Anything less complicated would have been an affront to Mir Ahmed Ali’s imagination.
Such a dazzling, mind-and-socks-blowing tilism had to have an equally magnificent name. Mir Ahmed Ali decided on Hoshruba (hosh = senses, ruba = ravishing, stealing). And with that, he had the title for his story: Tilism-e Hoshruba or the Tilism of Hoshruba.
Mir Ahmed Ali parked the fleeing giant Laqa in a land neighboring Hoshruba. Amir Hamza and his army followed and landed nearby. But the story was not about Laqa or Amir Hamza. The main action was set in Hoshruba. One of Amir Hamza’s sons was sent out hunting. He trespassed the boundaries of Hoshruba and killed one of the guardian sorcerers running on all fours in the shape of a fawn. The Emperor of Sorcerers decided to teach the prince a nice lesson. When Amir Hamza’s camp raised noises, the emperor responded in kind. Amir Hamza sent for his diviners to figure out what to do next. They declared that the fate of Hoshruba was tied to Amir Hamza’s grandson, Prince Asad, who would conquer the tilism with the help of five tricksters. With that, the scene was all set for action. And before we know it a campaign is launched to conquer Hoshruba.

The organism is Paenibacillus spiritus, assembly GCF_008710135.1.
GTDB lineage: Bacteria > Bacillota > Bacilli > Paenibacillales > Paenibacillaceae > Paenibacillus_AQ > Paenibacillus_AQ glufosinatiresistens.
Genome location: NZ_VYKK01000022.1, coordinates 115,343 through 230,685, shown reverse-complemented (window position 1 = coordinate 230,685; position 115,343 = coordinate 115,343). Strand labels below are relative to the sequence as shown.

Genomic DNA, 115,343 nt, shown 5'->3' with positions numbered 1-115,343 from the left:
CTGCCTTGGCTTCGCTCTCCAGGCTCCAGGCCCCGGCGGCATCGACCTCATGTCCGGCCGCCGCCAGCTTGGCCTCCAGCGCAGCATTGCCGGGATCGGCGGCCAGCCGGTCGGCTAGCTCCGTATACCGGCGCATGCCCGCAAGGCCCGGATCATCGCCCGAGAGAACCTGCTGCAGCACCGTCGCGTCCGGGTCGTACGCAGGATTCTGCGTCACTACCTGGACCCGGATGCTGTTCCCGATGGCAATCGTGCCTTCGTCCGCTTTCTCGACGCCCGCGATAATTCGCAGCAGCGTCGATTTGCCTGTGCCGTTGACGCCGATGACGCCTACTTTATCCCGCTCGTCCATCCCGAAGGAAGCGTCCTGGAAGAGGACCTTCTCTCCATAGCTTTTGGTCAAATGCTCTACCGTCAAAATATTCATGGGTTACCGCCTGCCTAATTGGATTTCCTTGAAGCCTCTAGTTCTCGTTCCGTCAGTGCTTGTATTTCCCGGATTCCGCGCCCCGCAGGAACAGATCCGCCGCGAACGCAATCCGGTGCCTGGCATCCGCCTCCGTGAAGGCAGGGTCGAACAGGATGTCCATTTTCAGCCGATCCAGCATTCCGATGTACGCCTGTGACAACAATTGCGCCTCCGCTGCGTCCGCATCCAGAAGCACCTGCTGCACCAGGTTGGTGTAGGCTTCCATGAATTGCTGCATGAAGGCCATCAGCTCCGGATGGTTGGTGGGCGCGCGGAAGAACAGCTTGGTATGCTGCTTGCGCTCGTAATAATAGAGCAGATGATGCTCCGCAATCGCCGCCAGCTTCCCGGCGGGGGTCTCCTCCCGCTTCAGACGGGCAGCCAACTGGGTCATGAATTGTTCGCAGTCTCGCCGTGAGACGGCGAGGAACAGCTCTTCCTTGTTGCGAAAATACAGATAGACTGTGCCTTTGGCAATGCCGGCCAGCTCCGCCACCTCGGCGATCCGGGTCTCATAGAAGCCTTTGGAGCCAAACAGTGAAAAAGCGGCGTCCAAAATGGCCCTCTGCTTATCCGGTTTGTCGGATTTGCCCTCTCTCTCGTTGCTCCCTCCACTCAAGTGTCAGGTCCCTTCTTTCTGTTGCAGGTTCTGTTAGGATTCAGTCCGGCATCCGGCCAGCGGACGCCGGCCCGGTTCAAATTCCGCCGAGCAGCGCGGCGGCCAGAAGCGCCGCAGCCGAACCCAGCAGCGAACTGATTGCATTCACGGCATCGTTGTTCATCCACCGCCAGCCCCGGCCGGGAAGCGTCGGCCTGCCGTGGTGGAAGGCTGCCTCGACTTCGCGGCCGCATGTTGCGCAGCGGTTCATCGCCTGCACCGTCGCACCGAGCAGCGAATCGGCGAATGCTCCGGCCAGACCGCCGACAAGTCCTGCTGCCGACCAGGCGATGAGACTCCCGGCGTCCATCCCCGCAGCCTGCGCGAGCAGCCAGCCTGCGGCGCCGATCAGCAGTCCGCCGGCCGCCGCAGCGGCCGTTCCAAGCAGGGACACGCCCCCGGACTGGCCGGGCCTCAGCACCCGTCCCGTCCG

Prince Asad enters Hoshruba with a large army and great preparations but in no time he is stripped of all that paraphernalia and left standing with only the clothes on his back. It turns out that he is completely useless in the tilism. The trickster Amar Ayyar, his four trickster companions and their newfound friend, the rebel sorceress Mahrukh Magic-Eye, must make war on the Emperor of Hoshruba, Afrasiyab. Amir Hamza watches from the sidelines and periodically indulges in cosmetic battles with Laqa and his minions lest the audience forget they are listening to a story from the Amir Hamza cycle of tales. But in a symbolic manner, the story has gotten rid of the Amir Hamza legend as soon as Prince Asad is rendered ineffective upon entering Hoshruba. He will remain a figurehead with only a ceremonial presence.